We have chosen this level of reorganization and disaggregation of reportable segments due to the fact that a) each reportable segment has unique characteristics that set it apart from other segments; b) we have organized our management personnel at these operational levels; c) and it is the level at which our chief decision makers and other senior management evaluate performance.
Our Funeral Homes segment offers a range of funeral-related services such as family consultation, the removal of and preparation of remains and the use of funeral home facilities for visitation. These services are distinctly different than the cemetery merchandise and services sold and provided by the Cemetery Operations segments.
Our Cemetery Operations segments sell interment rights, caskets, burial vaults, cremation niches, markers and other cemetery related merchandise. The nature of our customers differs in each of our regionally based Cemetery Operations segments. Cremation rates in the West region are substantially higher than they are in the Southeast region. Rates in the Northeast region tend to be somewhere between the two. Statistics indicate that customers who select cremation services have certain attributes that differ from customers who select other methods of interment. The disaggregation of cemetery operations into the three distinct regional segments is primarily due to these differences in customer attributes along with the previously mentioned management structure and senior management analysis methodologies.
Our Corporate segment includes various home office selling and administrative expenses that are not allocable to the other operating segments.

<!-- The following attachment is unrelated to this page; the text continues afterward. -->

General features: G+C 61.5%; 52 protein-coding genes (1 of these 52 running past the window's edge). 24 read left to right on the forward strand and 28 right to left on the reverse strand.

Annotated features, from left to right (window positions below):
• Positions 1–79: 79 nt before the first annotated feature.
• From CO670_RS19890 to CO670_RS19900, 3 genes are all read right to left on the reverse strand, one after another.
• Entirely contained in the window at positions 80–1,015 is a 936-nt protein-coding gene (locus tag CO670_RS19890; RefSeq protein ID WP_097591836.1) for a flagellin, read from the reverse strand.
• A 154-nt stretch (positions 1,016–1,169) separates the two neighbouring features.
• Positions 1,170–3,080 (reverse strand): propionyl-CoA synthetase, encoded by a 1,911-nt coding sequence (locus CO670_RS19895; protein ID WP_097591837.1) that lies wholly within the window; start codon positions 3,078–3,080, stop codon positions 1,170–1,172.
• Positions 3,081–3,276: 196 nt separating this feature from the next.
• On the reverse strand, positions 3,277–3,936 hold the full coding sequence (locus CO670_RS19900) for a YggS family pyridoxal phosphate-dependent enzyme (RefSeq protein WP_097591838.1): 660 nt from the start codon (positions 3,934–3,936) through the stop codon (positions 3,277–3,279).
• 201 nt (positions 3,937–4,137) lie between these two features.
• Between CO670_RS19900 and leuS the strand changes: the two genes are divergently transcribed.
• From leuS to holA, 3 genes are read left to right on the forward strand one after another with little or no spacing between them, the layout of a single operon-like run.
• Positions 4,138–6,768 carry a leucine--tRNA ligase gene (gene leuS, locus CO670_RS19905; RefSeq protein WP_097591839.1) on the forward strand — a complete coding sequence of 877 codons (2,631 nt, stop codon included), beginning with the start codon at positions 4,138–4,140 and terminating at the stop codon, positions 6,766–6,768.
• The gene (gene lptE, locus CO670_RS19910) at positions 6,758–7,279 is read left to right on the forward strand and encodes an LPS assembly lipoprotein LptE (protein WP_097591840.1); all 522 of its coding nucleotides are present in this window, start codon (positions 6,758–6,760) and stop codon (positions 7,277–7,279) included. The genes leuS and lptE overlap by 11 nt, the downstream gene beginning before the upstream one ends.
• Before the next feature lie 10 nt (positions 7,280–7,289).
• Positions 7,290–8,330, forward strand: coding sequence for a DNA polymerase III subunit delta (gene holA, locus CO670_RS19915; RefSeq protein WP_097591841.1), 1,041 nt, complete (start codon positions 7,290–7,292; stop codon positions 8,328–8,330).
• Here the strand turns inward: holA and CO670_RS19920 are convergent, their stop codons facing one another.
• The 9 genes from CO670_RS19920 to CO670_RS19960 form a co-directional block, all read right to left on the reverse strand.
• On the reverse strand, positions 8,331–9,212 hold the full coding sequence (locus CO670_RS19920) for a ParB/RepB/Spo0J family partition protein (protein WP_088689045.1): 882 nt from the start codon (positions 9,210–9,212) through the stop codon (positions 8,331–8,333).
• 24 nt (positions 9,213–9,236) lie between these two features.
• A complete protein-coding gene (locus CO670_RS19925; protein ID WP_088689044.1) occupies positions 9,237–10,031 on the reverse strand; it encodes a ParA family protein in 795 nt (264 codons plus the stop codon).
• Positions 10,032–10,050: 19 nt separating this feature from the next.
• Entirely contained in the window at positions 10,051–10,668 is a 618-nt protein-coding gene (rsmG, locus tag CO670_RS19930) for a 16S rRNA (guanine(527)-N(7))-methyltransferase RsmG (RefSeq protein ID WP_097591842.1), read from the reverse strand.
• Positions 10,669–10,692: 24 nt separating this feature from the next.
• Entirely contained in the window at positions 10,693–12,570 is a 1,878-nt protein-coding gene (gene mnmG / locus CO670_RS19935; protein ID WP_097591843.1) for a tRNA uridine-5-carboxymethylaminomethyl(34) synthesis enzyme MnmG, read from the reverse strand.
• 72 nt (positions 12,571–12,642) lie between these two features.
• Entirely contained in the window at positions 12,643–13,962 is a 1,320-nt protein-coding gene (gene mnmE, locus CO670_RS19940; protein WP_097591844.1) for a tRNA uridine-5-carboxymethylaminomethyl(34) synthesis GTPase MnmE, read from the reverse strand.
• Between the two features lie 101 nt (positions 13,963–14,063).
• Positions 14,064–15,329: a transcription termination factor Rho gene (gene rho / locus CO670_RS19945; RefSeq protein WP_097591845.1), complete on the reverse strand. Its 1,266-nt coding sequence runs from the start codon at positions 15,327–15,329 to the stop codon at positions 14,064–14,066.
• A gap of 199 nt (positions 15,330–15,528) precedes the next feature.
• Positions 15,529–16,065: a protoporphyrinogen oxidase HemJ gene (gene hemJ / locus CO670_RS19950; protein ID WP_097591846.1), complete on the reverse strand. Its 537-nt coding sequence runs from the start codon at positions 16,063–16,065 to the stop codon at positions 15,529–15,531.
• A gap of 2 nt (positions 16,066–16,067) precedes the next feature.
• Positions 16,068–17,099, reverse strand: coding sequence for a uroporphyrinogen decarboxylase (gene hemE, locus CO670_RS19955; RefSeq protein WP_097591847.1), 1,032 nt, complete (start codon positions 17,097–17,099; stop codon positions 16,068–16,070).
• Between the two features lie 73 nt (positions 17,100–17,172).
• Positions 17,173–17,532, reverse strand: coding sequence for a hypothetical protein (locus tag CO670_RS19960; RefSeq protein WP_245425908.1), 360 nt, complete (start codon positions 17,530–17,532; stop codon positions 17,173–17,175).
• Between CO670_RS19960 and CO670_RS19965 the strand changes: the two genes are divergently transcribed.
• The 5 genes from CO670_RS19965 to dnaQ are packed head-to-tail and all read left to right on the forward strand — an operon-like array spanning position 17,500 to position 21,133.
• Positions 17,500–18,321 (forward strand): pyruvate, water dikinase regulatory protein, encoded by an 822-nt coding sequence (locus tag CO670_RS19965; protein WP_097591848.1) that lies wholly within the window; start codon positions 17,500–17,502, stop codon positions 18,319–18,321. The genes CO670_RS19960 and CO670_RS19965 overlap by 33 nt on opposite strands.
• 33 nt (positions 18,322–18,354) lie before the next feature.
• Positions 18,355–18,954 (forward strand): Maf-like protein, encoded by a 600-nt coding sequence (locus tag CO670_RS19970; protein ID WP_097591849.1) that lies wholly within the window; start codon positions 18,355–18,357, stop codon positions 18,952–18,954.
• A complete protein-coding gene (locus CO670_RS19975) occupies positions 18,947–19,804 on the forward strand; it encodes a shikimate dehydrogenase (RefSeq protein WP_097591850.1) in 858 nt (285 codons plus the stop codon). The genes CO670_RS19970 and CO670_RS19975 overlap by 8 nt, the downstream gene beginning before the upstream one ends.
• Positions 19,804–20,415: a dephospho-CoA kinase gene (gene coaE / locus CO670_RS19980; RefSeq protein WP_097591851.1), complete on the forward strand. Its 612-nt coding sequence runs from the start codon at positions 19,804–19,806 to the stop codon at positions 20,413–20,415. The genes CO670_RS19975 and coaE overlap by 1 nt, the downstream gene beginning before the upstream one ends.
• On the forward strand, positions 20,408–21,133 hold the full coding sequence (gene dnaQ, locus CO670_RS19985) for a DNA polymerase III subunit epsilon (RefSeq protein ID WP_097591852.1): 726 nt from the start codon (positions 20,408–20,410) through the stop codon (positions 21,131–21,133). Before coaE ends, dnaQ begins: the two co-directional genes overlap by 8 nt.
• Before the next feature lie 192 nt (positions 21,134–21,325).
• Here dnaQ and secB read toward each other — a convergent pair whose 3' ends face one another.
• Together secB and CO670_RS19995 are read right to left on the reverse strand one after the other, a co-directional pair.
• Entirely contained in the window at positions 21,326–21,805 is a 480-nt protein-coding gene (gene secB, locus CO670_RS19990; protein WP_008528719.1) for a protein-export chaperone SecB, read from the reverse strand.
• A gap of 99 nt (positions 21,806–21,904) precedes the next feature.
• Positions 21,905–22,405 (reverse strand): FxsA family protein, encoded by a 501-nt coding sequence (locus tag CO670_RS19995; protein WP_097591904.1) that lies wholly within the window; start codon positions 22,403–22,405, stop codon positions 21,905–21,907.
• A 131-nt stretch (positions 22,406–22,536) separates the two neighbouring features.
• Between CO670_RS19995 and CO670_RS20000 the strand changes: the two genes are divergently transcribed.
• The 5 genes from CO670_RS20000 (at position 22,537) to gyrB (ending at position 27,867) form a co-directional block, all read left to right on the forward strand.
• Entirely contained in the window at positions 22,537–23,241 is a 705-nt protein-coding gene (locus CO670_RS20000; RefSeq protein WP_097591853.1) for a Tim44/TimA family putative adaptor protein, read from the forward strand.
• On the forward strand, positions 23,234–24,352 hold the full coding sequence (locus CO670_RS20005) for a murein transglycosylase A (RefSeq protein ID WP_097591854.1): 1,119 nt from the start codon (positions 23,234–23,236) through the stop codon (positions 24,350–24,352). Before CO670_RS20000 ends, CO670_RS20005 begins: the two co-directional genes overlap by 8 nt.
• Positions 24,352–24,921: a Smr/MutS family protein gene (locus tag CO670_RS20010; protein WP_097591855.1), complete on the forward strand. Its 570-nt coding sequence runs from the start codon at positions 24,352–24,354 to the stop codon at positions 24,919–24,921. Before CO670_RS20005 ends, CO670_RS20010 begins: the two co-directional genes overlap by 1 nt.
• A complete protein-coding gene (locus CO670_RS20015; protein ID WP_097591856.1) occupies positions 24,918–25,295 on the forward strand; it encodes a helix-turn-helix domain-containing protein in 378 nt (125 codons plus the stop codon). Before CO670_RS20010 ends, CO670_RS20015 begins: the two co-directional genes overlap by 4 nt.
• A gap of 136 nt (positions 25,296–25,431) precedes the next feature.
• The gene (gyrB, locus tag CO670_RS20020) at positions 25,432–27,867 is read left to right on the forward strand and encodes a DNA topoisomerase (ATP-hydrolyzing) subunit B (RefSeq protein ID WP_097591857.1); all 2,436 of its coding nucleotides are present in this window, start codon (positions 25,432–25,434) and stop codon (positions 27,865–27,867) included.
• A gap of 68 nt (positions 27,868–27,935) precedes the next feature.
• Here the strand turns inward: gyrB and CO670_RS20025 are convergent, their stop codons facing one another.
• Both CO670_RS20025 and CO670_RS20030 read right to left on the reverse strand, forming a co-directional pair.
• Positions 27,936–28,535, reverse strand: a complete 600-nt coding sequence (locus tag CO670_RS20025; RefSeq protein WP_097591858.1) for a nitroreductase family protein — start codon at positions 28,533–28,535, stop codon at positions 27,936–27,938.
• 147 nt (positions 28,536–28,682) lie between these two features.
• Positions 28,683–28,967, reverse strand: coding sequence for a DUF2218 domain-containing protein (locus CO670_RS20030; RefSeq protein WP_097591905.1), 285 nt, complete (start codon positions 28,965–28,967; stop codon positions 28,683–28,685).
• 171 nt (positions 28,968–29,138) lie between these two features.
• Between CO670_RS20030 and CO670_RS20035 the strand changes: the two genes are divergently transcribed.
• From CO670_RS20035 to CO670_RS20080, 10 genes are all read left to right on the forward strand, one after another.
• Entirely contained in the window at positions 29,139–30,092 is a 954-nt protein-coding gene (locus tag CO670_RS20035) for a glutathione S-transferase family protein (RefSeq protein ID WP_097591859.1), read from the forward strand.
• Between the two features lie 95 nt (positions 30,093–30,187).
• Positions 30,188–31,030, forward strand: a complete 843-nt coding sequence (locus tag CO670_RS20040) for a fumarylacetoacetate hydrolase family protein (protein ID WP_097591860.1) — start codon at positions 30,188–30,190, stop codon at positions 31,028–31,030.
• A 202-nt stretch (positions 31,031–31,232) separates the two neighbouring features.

Cemetery Operations. Our cemetery operations include sales of cemetery interment rights, merchandise and services and the performance of cemetery maintenance and other services. An interment right entitles a customer to burial space in one of our cemeteries and the perpetual care of that burial space. Burial spaces, or lots, are parcels of property that hold interred human remains. Our cemeteries require a burial vault be placed in each burial lot. A burial vault is a rectangular container, usually made of concrete but also made of steel or plastic, which sits in the burial lot and in which the casket is placed. The top of the burial vault is buried approximately 18 to 24 inches below the surface of the ground, and the casket is placed inside the vault. Burial vaults prevent ground settling that otherwise occurs when a casket placed directly in the ground begins to decay creating uneven ground surface. Ground settling typically results in higher maintenance costs and increased potential liability for slip-and-fall accidents on the property. Lawn crypts are a series of closely spaced burial lots with preinstalled vaults and other improvements, such as landscaping, sprinkler systems and drainage. A mausoleum crypt is an above-ground structure that may be designed for a particular customer, which we refer to as a private mausoleum; or it may be a larger building that serves multiple customers, which we refer to as a community mausoleum. Cremation niches are spaces in which the ashes remaining after cremation, sometimes referred to as cremains, are stored. Cremation niches are often part of community mausoleums, although we sell a variety of cremation niches to accommodate our customers’ preferences.